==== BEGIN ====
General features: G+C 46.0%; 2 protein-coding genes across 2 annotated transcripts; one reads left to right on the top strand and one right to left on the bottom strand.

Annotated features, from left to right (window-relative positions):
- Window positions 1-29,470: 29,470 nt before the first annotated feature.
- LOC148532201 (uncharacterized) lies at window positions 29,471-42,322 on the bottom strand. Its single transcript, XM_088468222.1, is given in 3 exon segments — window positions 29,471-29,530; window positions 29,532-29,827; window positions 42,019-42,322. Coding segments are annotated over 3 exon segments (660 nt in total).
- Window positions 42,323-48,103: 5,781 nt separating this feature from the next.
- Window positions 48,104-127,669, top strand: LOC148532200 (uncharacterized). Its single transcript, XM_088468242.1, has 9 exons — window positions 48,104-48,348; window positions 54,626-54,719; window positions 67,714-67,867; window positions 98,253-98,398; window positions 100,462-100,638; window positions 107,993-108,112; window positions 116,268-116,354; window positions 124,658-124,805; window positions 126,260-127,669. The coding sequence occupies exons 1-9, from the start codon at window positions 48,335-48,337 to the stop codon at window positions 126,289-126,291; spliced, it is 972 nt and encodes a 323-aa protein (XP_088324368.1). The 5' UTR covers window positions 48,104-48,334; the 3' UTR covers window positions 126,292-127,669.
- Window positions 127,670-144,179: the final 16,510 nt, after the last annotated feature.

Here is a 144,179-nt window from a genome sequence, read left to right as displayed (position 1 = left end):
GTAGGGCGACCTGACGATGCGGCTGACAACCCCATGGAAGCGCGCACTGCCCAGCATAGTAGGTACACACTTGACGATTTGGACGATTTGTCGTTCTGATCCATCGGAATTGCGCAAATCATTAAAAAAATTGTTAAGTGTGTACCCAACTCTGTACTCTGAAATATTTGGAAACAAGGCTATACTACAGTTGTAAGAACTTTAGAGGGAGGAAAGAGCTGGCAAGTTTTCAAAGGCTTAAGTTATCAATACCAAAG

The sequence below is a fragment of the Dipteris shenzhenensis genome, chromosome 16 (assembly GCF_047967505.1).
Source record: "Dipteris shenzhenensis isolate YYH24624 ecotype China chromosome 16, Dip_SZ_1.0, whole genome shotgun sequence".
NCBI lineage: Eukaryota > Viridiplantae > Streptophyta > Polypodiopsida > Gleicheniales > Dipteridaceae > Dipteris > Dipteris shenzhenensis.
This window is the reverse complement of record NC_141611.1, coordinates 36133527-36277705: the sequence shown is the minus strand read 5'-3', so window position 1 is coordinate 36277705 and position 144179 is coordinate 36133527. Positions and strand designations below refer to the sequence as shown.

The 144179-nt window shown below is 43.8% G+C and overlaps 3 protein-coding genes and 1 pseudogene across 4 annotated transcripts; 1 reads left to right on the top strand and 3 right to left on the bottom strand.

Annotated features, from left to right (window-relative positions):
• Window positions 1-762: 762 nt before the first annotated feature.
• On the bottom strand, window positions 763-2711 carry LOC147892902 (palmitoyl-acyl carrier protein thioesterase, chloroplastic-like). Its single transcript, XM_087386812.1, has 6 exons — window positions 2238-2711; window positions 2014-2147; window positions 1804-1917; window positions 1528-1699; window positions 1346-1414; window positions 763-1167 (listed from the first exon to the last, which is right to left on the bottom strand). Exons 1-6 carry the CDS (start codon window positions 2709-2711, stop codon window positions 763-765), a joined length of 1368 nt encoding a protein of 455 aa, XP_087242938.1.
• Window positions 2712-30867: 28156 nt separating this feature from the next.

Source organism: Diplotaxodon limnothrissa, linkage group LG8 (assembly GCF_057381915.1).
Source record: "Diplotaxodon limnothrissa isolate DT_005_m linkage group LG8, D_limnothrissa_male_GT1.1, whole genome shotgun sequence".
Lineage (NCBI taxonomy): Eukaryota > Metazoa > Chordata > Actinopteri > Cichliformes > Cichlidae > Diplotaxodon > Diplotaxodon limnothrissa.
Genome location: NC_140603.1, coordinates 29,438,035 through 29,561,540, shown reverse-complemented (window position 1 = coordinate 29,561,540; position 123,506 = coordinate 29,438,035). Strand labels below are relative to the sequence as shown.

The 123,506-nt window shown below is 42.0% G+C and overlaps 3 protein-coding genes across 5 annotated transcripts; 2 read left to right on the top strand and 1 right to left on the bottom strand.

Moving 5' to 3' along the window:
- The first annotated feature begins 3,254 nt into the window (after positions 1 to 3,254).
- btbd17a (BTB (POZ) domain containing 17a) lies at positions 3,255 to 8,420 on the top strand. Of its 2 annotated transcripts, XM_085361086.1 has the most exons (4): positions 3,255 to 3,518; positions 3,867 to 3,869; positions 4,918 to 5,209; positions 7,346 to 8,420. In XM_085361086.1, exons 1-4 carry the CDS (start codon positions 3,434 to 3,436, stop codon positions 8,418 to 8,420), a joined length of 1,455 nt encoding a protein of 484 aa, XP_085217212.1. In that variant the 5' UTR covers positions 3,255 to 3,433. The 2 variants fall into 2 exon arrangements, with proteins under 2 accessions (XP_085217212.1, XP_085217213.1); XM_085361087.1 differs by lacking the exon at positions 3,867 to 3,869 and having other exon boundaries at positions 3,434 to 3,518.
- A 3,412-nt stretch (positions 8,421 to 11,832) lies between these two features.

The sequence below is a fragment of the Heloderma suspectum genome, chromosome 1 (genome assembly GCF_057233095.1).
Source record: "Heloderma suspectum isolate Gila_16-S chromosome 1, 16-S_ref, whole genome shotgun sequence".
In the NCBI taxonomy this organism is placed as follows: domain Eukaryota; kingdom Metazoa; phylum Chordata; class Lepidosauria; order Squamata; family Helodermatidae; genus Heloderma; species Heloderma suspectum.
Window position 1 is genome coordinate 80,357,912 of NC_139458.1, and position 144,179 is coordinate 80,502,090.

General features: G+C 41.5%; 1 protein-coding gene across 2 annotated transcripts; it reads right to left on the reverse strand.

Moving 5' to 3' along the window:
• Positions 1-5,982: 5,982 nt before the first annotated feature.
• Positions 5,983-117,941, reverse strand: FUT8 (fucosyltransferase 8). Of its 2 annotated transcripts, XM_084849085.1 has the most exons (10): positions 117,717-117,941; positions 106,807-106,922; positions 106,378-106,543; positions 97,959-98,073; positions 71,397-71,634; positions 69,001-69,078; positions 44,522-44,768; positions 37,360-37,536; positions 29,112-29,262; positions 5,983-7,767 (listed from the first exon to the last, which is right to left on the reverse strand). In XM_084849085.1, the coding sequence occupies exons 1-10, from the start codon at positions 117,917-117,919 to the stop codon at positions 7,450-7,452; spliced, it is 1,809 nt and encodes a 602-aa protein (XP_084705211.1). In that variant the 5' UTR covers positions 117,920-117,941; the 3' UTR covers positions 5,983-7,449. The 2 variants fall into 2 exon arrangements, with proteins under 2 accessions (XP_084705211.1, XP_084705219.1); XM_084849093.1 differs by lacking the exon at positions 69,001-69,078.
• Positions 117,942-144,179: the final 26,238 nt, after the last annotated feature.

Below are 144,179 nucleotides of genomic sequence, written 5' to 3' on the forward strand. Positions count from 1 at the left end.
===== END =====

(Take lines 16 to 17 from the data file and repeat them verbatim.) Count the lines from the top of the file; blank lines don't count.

• Window positions 1-762: 762 nt before the first annotated feature.
• On the bottom strand, window positions 763-2711 carry LOC147892902 (palmitoyl-acyl carrier protein thioesterase, chloroplastic-like). Its single transcript, XM_087386812.1, has 6 exons — window positions 2238-2711; window positions 2014-2147; window positions 1804-1917; window positions 1528-1699; window positions 1346-1414; window positions 763-1167 (listed from the first exon to the last, which is right to left on the bottom strand). Exons 1-6 carry the CDS (start codon window positions 2709-2711, stop codon window positions 763-765), a joined length of 1368 nt encoding a protein of 455 aa, XP_087242938.1.